I hope this question isn't born out of ignorance...
The DMA idea sounds great, but I'm curious how this works when protocol layers will want to add headers to the region of memory that exactly preceeds my application-level data.
For example, suppose I have application-data messages that are 256 byte long. So I request a 256-byte-long user-space DMA region, and it's mapped to my process' VM address range x10000000 - x100000FF. And I then populate all 256 bytes of that region with application-level data.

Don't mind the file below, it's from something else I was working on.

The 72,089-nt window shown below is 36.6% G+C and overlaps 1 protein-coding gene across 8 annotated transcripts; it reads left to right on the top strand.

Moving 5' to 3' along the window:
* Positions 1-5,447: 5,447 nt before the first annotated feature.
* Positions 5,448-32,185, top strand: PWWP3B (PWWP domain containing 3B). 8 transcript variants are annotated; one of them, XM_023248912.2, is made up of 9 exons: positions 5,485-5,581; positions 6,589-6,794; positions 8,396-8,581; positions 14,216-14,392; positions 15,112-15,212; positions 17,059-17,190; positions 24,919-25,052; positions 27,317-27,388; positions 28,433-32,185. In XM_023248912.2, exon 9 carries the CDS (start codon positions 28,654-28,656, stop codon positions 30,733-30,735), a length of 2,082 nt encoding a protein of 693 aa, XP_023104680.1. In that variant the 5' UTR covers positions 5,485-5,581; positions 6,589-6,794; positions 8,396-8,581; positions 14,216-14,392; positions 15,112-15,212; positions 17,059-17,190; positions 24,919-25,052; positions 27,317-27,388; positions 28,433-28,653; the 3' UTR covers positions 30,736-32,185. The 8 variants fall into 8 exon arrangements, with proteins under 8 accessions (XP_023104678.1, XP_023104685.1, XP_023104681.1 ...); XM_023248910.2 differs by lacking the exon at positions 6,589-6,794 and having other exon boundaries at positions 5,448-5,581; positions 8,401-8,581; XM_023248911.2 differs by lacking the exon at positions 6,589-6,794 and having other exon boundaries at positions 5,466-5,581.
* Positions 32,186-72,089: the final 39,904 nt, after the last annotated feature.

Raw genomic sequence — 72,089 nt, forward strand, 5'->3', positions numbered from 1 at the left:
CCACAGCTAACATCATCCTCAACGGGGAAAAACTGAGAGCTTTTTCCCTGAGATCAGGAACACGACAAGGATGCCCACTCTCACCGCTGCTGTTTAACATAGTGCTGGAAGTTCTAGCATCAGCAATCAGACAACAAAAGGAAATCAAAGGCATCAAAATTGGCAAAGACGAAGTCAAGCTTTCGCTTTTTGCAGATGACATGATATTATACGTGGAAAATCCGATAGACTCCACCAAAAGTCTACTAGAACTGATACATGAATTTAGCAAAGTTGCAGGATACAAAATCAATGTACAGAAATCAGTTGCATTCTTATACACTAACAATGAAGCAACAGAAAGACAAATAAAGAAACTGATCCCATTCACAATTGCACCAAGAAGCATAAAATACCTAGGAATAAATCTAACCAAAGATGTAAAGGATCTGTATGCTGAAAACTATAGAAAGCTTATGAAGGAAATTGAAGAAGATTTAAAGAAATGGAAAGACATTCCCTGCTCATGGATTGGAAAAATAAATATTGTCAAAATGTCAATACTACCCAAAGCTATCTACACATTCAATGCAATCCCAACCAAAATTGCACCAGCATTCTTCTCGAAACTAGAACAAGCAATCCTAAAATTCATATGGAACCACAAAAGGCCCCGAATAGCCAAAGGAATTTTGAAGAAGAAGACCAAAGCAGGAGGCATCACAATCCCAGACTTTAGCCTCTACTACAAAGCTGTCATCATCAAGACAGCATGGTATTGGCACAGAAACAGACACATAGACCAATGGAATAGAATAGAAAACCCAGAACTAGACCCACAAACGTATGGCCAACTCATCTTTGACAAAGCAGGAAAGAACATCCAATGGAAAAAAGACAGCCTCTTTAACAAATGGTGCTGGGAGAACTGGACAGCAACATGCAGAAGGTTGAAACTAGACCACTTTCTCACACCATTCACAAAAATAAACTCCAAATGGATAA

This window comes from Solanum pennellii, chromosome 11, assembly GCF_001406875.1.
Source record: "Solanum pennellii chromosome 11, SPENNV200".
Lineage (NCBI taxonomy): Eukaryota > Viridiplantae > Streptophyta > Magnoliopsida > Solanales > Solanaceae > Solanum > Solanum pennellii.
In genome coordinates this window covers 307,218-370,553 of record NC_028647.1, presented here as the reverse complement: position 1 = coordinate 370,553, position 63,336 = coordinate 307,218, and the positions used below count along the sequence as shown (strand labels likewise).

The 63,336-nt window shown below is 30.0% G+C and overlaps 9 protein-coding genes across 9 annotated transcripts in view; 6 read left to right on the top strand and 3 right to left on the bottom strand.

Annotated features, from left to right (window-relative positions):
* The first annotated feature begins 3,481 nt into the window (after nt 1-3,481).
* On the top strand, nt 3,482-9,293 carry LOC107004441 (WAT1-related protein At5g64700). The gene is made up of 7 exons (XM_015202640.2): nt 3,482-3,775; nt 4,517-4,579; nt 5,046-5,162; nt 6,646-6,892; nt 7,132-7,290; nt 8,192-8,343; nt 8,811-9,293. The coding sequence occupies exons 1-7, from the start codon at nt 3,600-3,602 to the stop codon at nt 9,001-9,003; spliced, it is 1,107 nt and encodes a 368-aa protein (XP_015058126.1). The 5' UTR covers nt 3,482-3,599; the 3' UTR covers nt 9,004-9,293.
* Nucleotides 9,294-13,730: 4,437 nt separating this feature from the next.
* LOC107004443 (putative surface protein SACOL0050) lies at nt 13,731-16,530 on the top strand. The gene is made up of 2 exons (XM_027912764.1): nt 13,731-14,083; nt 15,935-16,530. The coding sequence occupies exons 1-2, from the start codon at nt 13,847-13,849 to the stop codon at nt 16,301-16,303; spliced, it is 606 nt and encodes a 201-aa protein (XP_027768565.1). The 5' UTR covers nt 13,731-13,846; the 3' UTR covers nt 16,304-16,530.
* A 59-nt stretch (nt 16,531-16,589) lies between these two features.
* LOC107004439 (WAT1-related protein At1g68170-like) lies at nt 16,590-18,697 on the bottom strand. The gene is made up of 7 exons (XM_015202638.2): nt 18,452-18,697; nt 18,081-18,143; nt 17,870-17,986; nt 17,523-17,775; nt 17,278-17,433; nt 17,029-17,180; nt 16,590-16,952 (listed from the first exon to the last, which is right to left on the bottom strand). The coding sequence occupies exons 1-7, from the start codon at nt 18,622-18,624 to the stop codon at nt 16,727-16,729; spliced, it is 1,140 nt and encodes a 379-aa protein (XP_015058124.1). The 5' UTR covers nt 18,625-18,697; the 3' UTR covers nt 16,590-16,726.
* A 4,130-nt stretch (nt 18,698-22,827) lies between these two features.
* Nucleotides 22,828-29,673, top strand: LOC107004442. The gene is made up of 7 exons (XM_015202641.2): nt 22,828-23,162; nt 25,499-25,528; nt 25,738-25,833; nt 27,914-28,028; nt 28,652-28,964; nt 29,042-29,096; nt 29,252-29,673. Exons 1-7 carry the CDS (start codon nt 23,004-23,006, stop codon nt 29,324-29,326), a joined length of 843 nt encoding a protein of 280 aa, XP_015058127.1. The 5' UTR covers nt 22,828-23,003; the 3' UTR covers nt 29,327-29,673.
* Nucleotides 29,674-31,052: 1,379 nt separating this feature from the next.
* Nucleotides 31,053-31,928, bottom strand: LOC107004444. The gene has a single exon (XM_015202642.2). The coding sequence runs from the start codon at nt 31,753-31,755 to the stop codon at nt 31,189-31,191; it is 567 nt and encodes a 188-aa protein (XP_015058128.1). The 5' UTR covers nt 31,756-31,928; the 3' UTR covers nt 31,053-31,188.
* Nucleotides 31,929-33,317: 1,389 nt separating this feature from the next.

If the TCP and IP layers are going to bolt their headers onto the beginning of the data I'm sending, won't each of those layers (1) allocate a buffer big enough for that layer's header + the data from the higher protocol level, and then (2) copy the higher-level's data into that new buffer? If so, I don't see how zero-copy is achieved.
It seems to me like we'd almost need the application to announce the purpose for which it intends to use the DMA region, so that the allocator can include extra space at the beginning/end for the network stack to use.
For example (not ideal, but just to clarify my point):
int dma_alloc(AF_INET, SOCK_STREAM, dma_mem_t *handle, size_t size, int flags);
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